How Caregivers Sometimes Feel When Abuse Has Been Reported

CATEGORY: Caregivers | DATE: April 13, 2017

When abuse is reported, parents or caregivers sometimes feel as if they are on a roller coaster of emotions. This is normal. The report can affect your life in many ways, and it takes time to adjust. The following are some of the common thoughts and feelings of caregivers. You may feel one or more of these, or you may move from one to another.

  1. Denial. Your first reaction may be not to believe or accept the possibility that abuse really happened. Or you may believe it happened but that no real harm was done. Caregivers often experience denial because it is too overwhelming to accept that the abuse occurred and that there will be after-effects. For some people, it takes time to overcome denial and face the realities of abuse.
  2. Anger. At times, you may feel angry at yourself for not protecting the child. You may feel angry at the perpetrator (the person responsible for hurting your child) for what s/he did. You may even feel angry at the child. Be honest about your feelings and share them with a trusted person or group.
  3. Helplessness. You probably do not know what to expect and feel, or that things are out of your control. Some parents may fear that their children will be taken away. Your Victim Advocate can help you to stay informed of how your child’s case proceeds through the system.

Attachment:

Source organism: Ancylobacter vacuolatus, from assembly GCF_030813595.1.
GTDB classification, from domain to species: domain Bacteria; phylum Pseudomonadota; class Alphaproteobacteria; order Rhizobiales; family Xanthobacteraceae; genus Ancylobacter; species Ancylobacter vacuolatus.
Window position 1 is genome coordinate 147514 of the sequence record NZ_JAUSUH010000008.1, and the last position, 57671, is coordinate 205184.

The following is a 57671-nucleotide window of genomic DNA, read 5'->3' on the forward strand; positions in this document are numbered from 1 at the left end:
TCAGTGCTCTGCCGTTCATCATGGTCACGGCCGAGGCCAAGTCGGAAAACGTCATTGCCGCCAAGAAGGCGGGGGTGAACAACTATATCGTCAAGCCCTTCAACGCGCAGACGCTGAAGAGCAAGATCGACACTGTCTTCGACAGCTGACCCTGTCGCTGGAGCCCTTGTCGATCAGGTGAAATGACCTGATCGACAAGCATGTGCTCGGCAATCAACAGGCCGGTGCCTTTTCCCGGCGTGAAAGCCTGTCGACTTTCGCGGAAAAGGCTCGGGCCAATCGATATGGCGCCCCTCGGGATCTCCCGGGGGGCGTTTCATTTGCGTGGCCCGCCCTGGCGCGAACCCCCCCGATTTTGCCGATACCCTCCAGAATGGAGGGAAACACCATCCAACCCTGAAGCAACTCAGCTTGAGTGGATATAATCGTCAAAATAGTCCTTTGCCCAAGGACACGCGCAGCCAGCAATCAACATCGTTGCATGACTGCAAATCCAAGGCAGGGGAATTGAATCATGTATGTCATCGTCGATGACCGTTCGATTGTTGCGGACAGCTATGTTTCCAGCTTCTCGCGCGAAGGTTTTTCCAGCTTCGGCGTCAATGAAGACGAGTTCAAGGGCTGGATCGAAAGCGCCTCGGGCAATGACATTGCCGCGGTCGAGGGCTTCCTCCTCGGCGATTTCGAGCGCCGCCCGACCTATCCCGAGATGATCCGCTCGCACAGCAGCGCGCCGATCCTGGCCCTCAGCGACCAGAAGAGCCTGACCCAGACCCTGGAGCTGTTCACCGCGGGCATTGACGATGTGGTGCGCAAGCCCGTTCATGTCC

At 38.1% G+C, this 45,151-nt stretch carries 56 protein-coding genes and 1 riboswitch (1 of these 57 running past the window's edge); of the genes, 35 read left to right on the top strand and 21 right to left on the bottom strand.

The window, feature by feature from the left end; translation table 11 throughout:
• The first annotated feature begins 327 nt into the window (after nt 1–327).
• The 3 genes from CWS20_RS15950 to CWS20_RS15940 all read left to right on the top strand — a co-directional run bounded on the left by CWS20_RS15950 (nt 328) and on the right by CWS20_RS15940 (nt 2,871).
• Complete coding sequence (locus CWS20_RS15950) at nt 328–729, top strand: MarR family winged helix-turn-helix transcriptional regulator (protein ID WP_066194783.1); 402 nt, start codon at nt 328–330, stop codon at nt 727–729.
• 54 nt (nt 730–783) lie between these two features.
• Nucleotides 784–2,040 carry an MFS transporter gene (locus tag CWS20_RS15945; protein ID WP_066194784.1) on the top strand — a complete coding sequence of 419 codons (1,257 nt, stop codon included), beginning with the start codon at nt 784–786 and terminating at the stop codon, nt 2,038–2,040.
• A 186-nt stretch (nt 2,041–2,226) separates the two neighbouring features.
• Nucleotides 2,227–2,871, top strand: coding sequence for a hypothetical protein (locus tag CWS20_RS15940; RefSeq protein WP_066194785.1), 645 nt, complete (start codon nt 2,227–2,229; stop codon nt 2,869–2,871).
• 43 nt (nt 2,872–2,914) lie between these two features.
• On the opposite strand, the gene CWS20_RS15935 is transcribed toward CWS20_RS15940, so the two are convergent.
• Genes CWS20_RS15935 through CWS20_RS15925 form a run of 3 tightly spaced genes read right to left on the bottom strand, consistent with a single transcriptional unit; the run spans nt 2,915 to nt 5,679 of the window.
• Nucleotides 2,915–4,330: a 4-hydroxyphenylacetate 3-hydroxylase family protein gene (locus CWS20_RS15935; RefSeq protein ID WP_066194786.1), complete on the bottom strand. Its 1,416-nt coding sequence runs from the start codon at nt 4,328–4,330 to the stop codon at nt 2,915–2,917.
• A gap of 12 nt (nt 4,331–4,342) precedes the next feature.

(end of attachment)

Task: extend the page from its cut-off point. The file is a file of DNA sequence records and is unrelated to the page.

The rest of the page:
4. Lack of assertiveness. You may feel invisible and think there is nothing you can do to help the situation get better. We will help you to learn what you can do to be an advocate for your child and yourself.
  5. Shock, numbness, repulsion. You may have memories of being abused as a child, which may lead to shock, numbness, and repulsion for the new situation you find yourself in. If so, you may need to seek therapy for yourself to recover from the abuse.
  6. Guilt, self-blame. You may feel it is all your fault. The offender is responsible for the abuse, not you. The best thing you can do now is support your child and learn all you can about how to make things better. Reading this handbook is a good first step.
  7. Hurt and betrayal. It is normal to feel hurt from the loss of your child’s innocence. You also may have lost a spouse or partner if that person was the offender. You may even have lost friends, or even extended families may be divided on the issue. It is very important to take time to grieve for these losses.
  8. Concern about money. You may be worried about finances because of lost income. A Family Advocate or Department of Children and Family Services, (DCFS) Worker, and Crime Victims Reparations is also available at (225) 239-7850, who will work with you to help you get on your feet.
  9. Fear of violence. In homes where violence is common, you may fear the offender will try to harm you or your children. If so, call IRIS, the domestic violence center, at (225)-389- 3001 or 1-(800)-541-9706, or STAR for Adult Survivors of Sexual Abuse (225)-383-7273.
  10. Fear of drug or alcohol abuse. You may be afraid that you or the offender will abuse drugs or alcohol because of the stress or that one of you may have a relapse to an old addiction. If you need help, call Capital Area Human Services call 225-925-1910. 1-866-628-2133.